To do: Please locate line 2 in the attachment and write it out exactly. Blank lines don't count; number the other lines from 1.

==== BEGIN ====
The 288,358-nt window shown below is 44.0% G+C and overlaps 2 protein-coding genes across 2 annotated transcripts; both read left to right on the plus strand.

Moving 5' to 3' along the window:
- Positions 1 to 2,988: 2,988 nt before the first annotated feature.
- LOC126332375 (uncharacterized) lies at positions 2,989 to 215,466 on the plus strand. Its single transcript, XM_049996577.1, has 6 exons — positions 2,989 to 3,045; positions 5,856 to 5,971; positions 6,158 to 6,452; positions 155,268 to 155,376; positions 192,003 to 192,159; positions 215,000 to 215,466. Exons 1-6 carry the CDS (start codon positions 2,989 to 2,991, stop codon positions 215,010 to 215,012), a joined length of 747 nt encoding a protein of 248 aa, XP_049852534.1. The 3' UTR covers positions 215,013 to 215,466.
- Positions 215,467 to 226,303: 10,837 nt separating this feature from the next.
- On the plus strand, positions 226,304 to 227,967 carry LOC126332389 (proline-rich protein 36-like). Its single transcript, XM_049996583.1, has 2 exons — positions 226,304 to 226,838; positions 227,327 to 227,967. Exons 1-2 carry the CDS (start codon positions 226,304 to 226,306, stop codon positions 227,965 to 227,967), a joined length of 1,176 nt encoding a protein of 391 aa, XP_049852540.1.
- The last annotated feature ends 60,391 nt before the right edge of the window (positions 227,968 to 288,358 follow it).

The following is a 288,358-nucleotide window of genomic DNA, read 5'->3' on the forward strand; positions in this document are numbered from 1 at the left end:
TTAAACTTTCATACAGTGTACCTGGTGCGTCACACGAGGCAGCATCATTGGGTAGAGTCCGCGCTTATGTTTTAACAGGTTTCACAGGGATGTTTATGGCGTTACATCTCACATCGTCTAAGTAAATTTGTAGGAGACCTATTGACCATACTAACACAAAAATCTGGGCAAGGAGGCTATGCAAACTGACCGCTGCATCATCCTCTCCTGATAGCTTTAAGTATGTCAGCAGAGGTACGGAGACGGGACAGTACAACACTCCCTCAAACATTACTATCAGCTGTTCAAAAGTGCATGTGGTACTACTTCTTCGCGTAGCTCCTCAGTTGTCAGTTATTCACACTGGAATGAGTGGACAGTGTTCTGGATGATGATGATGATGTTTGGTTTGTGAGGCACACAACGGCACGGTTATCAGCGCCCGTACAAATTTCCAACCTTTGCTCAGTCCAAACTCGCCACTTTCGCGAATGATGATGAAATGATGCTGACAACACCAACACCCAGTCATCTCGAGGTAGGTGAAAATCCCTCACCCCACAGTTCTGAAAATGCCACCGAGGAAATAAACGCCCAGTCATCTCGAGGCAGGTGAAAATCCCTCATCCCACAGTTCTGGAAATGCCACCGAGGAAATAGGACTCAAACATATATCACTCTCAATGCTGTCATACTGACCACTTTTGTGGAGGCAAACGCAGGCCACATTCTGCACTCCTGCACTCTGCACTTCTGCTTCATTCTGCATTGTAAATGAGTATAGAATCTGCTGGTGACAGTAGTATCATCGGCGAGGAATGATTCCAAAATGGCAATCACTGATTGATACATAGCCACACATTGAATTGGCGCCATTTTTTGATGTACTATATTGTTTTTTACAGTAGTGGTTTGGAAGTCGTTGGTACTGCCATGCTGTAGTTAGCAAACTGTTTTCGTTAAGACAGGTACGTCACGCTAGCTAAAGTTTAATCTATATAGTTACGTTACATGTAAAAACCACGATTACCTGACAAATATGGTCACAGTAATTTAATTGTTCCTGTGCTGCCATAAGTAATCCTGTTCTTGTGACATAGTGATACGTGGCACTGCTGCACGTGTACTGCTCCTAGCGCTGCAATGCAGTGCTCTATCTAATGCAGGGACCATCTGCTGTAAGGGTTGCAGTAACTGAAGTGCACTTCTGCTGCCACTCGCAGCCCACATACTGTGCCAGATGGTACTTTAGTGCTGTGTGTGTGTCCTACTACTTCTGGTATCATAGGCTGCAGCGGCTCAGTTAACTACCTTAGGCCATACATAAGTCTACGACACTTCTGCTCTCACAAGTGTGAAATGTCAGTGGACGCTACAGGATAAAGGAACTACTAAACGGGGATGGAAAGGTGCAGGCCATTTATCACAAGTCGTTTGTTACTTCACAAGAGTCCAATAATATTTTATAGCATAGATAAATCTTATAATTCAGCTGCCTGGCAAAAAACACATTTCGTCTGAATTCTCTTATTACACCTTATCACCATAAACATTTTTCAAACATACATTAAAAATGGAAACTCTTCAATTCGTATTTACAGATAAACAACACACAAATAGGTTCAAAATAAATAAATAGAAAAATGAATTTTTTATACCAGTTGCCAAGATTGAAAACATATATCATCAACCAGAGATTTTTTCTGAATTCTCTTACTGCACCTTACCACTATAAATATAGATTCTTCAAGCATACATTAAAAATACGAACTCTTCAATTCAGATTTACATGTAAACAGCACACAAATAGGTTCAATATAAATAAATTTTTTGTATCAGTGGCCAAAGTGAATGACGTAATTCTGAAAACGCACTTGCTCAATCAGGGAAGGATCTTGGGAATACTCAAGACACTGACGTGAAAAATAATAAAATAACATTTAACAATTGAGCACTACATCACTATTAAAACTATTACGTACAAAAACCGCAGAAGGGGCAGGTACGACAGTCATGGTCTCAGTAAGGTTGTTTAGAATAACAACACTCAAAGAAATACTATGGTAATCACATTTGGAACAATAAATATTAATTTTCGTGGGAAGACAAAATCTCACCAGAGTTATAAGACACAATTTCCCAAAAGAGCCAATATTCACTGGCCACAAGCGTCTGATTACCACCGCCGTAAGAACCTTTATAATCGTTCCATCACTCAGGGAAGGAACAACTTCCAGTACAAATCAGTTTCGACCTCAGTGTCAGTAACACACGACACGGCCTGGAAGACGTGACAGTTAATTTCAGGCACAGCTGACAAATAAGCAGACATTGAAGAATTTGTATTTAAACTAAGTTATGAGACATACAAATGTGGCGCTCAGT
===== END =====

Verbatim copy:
Moving 5' to 3' along the window: